One thing i wonder though is if it would be a bad idea to hold it against sun light? I avoided it just in case. The reason is because my board has a piece of tape over one of those ereaseable chips. It is the game rom. Dont know if its "original style" or if someone burned their own. So, if held in the sunlight exposed to UV rays it might get messed up or completely ereased. If someone was planning to hold the board with the sun as backlight.

    Andy

    #17 5 years ago
    Quoted from phishrace:

    ...
    Once you guys find all those broken and tattered traces, without giving out all your secrets, how do you repair them? Is that 'trace-in-a-bottle' stuff they sell at Fry's useable? I keep trace wire in my tool bag, but I wonder if that stuff would do in pinch...

    Lots of ways to repair damaged traces. Jumpers are a perfectly acceptable repair, though I rarely use them. I like to get the repaired board as clean and original as possible, and jumpers don't accomplish that for me.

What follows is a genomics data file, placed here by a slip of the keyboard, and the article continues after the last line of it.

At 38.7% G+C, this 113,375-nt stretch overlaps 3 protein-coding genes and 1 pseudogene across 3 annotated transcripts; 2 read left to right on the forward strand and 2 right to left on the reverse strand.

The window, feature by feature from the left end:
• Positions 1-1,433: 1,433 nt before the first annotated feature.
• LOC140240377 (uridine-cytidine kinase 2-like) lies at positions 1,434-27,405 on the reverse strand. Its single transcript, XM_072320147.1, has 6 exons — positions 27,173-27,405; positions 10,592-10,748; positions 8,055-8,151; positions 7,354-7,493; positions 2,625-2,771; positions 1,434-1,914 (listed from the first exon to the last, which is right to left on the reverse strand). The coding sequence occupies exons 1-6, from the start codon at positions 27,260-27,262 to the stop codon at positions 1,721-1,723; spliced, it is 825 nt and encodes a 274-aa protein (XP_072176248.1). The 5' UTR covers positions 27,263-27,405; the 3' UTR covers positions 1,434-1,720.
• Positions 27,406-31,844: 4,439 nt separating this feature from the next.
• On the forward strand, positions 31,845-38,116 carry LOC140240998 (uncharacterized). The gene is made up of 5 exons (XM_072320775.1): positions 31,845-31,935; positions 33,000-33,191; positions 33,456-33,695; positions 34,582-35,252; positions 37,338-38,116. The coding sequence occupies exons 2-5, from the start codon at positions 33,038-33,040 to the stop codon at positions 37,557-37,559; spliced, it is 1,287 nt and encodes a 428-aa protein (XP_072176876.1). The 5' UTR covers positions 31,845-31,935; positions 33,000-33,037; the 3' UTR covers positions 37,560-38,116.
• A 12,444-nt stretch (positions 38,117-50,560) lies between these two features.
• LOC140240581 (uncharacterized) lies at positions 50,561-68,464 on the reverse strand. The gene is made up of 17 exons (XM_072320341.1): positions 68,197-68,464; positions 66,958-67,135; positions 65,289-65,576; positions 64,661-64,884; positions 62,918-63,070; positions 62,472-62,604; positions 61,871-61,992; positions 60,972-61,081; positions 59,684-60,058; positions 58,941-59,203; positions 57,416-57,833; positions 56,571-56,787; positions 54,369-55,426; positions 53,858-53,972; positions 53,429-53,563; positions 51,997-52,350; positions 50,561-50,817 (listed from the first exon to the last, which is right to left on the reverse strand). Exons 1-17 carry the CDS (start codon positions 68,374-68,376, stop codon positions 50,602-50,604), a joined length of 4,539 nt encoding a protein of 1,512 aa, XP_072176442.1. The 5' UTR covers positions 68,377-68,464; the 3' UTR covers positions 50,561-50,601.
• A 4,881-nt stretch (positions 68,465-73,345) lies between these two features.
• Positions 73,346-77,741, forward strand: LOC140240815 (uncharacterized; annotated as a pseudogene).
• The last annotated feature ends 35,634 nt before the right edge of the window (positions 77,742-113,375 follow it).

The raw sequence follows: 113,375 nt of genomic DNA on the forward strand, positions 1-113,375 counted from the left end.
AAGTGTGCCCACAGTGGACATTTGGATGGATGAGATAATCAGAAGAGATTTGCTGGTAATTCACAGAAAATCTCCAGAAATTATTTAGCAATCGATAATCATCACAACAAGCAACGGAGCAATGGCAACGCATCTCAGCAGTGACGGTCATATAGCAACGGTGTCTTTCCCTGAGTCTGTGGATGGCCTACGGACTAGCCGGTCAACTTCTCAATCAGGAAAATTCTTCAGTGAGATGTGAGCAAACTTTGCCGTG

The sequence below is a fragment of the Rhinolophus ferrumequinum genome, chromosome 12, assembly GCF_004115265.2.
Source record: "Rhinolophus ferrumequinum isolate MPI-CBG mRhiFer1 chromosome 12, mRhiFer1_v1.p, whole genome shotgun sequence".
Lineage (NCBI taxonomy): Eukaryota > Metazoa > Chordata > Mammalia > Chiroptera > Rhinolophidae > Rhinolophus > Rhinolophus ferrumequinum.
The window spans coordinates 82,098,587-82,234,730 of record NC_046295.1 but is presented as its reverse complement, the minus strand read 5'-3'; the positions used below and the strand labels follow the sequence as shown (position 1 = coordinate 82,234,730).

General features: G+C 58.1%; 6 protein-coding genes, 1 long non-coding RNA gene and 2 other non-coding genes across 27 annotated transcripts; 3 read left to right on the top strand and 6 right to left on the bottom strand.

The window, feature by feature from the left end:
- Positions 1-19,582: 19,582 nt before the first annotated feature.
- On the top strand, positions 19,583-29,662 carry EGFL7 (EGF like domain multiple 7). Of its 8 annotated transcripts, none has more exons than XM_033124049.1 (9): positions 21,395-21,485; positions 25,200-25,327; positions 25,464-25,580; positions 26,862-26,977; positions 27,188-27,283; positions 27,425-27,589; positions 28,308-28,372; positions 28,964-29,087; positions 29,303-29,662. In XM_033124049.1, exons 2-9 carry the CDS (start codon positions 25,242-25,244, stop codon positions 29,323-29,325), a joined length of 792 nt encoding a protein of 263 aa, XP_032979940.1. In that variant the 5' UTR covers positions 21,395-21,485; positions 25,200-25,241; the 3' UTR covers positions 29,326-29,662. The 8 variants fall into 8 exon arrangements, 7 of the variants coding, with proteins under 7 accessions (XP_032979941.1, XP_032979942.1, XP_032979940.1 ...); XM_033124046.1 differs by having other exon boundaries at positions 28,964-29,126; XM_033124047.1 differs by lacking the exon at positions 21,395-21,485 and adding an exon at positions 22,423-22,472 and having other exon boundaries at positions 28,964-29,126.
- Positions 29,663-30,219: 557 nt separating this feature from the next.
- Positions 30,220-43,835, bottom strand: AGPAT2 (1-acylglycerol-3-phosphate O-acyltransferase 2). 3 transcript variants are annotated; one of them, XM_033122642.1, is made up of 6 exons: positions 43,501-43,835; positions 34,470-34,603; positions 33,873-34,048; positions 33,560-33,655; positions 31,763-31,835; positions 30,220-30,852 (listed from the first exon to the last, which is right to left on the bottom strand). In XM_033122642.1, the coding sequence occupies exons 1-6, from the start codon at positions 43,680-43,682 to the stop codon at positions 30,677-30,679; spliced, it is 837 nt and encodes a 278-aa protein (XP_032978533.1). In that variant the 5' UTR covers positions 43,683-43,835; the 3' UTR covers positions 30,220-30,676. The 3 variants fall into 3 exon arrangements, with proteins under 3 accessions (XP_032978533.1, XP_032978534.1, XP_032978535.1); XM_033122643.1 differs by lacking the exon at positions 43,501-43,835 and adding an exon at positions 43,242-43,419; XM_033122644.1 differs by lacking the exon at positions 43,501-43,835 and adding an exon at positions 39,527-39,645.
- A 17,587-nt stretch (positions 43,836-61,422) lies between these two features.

You can go the other end of jumpers too, and completely replace the trace that's damaged. That gets very expensive though as it's very time consuming and the supplies and tools are amazingly expensive.

    I generally go somewhere in between and hide jumper strands under ICs and along existing traces. Usually when I finish, most folks would be hard pressed to find the repair with their eyes. Or at least not notice without a close inspection.

    --
    Rob Anthony
    Pinball Classics
    http://LockWhenLit.com
    Quality Board Work - In Home Service
    borygard at gmail dot com

    #18 5 years ago

    I typically use the stitch method. I find the pulled trace/ pad and scrape off a bit of the coating to expose the trace.